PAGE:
Have you heard Fall Out Boy’s song “Uma Thurman”? It plays on the radio occasionally, and for some reason, right now I’m crazy about this song. I sense that some real thought and creativity went into the song “Uma Thurman,” and there’s a definite ’60s vibe in this song, interspersed with a more contemporary and edgy hard-driving approach. Right out of the gates, “Uma Thurman” opens up energetic and intense, with a background of repeating piano chords, which segues into a ’60s beach surf sounding guitar, followed by a funky bass sax, apparently borrowed from the opening theme song of the popular 60s television series The Munsters. Finally comes the song’s catchy chorus “She wants to dance like Uma Thurman.” The whole effect is fun and bizarre…the exhilarating drive of the song “Uma Thurman” is tempered by that ’60s sounding guitar…and wow, that brass…it remotely reminds me of some of the musical scores from the ’60s and ’70s James Bond films.
On Fall Out Boy’s website, bassist Pete Wentz tells the story of the song:
“Originally, when we came up with the idea, and there was this sample in it, which is a sample from The Munsters TV show, people kept saying ‘oh cool, like Quentin Tarantino, cool’ when we played it. We decided why don’t we kind of create this world around that?”
So it must have not been too far a stretch when Uma Thurman came to mind. The song’s title refers to actress Uma Thurman in Tarantino’s classic (and also violent and graphic) movie Pulp Fiction. I understand that the real Uma Thurman formally gave Fall Out Boy her permission to use her name in this song. As one of the band members was quoted in an article in Rolling Stone,
“We might have been able to get away with it under parody law, but we don’t know many lawyers. We do have a ragtag bunch of friends and someone was able to get it right to her [Uma Thurman] and explain the vibe.”
Thank you, Uma, for being so agreeable, because I think this song with your name all through it literally and totally rocks.
Even in real life, Thurman has always come across as striking, but also sort of funky and exotic. On the screen in Pulp Fiction, she’s fascinating, mysterious, and quirky, all at the same time. The “dancing” in Fall Out Boy’s song “Uma Thurman” refers to a memorable scene in Pulp Fiction when Thurman’s character does some pretty cool ’50s and ’60s moves with her partner played by John Travolta during a dance contest. Check out the scene here:Maybe you’ve listened to Fall Out Boy’s “Uma Thurman,” but have you seen the song’s official video? With all of the distractions in my life, I never considered watching the video until I read that it had earned the 2015 MTV Video Music Award for Best Rock Video. Check it out here:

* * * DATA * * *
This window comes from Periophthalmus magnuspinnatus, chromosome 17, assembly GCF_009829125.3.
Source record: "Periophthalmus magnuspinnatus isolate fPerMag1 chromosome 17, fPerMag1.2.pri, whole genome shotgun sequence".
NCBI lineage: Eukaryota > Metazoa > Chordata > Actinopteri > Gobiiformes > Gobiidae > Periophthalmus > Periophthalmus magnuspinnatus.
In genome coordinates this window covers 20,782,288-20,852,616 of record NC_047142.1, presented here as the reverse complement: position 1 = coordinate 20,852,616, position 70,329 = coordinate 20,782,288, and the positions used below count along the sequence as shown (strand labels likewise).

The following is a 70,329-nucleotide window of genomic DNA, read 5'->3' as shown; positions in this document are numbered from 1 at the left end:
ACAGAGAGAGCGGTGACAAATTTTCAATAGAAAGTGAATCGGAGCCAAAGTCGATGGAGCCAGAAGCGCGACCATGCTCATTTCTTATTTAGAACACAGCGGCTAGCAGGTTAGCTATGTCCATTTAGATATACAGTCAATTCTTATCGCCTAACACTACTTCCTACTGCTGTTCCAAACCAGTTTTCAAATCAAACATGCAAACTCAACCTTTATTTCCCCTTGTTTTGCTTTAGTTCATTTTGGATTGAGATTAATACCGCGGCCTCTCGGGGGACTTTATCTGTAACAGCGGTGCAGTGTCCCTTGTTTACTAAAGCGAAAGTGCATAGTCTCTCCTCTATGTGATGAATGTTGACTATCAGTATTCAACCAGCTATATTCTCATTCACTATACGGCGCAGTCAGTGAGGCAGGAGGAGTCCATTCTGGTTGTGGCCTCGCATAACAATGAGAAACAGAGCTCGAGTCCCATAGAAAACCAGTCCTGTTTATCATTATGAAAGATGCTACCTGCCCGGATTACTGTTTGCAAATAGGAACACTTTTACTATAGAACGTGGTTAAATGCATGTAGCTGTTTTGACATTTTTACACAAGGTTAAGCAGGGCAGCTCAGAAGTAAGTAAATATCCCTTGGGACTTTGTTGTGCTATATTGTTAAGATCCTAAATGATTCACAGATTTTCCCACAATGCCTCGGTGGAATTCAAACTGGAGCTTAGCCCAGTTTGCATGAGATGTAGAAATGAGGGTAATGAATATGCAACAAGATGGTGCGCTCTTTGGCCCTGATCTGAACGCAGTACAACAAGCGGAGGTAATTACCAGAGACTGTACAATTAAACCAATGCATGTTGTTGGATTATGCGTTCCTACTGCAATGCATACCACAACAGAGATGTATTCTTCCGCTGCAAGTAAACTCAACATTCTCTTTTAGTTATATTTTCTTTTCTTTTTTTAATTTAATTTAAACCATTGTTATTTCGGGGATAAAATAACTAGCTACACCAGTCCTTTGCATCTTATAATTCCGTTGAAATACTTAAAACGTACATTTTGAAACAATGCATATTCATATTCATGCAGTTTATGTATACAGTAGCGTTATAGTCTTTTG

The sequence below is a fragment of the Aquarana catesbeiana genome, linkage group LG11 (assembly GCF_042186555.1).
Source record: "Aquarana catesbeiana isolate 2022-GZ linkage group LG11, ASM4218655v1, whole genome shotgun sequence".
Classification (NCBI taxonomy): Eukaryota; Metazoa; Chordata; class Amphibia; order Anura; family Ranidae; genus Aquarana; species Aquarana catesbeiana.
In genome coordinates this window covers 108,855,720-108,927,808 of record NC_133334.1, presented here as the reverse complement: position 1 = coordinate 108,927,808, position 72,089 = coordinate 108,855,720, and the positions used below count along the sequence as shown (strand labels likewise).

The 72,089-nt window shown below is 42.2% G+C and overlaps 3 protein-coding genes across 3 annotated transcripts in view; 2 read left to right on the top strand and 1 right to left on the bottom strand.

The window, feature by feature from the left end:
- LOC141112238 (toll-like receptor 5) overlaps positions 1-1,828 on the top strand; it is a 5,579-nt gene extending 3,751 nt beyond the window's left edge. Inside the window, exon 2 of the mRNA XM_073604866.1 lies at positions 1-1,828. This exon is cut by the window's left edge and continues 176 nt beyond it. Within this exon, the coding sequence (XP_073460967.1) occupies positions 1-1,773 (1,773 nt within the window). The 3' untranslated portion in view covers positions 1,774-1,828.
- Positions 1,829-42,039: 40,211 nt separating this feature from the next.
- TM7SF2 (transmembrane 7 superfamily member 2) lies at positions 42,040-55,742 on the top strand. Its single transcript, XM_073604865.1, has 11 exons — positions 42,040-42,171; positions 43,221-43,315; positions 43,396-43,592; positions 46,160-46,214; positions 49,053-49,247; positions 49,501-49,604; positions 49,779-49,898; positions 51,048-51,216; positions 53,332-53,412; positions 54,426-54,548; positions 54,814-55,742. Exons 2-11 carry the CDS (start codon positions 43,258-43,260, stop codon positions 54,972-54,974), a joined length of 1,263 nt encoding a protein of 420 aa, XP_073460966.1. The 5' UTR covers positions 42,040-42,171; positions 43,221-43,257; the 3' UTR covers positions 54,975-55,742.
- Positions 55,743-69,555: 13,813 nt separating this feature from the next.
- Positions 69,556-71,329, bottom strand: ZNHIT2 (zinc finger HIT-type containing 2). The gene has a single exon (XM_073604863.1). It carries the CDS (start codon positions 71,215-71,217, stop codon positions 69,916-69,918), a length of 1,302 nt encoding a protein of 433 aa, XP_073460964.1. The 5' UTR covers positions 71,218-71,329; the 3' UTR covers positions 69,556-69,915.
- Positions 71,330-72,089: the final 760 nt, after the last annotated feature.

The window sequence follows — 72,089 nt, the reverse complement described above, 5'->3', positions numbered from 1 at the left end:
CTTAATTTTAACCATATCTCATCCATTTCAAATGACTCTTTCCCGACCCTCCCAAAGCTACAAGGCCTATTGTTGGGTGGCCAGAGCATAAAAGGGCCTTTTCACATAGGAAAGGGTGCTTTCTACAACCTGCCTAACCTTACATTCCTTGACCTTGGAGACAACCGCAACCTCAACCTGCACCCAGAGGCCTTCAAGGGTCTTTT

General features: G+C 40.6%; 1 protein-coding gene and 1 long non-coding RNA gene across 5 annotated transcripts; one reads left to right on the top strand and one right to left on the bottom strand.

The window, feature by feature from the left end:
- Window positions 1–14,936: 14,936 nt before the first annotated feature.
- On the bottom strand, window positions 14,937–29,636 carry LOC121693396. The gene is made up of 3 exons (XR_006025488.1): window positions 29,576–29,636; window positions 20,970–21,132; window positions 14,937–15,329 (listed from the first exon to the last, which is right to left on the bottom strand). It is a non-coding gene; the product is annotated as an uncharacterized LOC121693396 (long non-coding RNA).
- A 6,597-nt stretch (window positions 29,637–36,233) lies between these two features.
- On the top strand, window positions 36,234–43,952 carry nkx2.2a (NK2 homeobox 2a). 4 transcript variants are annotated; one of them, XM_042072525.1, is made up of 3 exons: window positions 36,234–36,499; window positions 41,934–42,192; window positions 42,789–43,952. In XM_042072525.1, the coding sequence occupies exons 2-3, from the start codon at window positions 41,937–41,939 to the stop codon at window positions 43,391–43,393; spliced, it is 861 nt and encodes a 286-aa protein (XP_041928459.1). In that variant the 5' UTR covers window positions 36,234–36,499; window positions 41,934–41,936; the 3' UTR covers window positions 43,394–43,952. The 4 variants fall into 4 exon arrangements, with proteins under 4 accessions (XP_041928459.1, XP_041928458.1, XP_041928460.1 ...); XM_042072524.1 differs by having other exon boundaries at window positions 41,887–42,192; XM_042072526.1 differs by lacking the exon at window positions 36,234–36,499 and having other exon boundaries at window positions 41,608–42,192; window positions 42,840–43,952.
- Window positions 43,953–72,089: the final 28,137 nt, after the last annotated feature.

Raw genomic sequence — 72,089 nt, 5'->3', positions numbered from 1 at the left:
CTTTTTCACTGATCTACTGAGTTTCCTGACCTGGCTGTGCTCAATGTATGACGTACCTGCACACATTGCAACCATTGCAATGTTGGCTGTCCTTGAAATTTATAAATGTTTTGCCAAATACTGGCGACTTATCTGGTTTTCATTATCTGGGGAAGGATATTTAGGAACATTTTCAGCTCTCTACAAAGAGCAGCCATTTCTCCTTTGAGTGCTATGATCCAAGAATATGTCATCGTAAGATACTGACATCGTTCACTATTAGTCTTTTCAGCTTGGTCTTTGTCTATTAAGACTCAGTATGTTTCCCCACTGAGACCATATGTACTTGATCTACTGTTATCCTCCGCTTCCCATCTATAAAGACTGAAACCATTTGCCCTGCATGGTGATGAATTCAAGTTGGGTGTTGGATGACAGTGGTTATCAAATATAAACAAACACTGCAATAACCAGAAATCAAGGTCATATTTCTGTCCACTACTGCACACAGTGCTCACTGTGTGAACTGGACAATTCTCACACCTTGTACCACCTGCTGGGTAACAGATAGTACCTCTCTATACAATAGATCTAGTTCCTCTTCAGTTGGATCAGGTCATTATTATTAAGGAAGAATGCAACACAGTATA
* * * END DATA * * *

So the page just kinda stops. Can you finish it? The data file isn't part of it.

The official video for Fall Out Boy’s “Uma Thurman” shows an adorable contestant Sara winning the chance to be an assistant to the band Fall Out Boy for twenty-four hours.
We see Sara interacting with the different band members throughout her twenty-four hours, all with the song “Uma Thurman” playing in the background. Sara gamely fetches coffee, plays paintball, sings karaoke, and rides a mechanical bull, among other things, with each of the different band members, and I couldn’t help but smile seeing Sara have all of those fun and quirky adventures with the Fall Out Boys for a day. I watched this video once, and then again, and found it even more clever and funnier the second time. This was a great way for the band Fall Out Boy to poke fun not only at themselves, but also at the doe-eyed fans who would think nothing of taking Joe Trohman’s pet zebra for a walk, for instance.
This official video of Fall Out Boy’s “Uma Thurman” has a more serious message in the final scene, when the band asks Sara to drive a tank that crushes a vehicle with “Section 1, Article 36.03” written on its side panel, a code section that refers to a former law in Alabama prohibiting gay marriage. It’s a scene that lets the viewer know where the band stands on human and gay rights. I’m totally fine with the band’s political stance, but to me, the tank scene seems like an unnecessary epilogue to a book…it just doesn’t quite fit with the tone of everything up to that point, and feels sort of tacked on.
Overall though, Fall Out Boy’s official video “Uma Thurman” is pretty darn entertaining. No, the video doesn’t have the ’60s vibe that I expected, considering the retro feel of the music.
That’s still okay…I found it refreshing to watch the lucky fan Sara having the time of her life as she hangs out with and caters to the quirky lifestyles of the rich, famous, and fun-loving members of Fall Out Boy.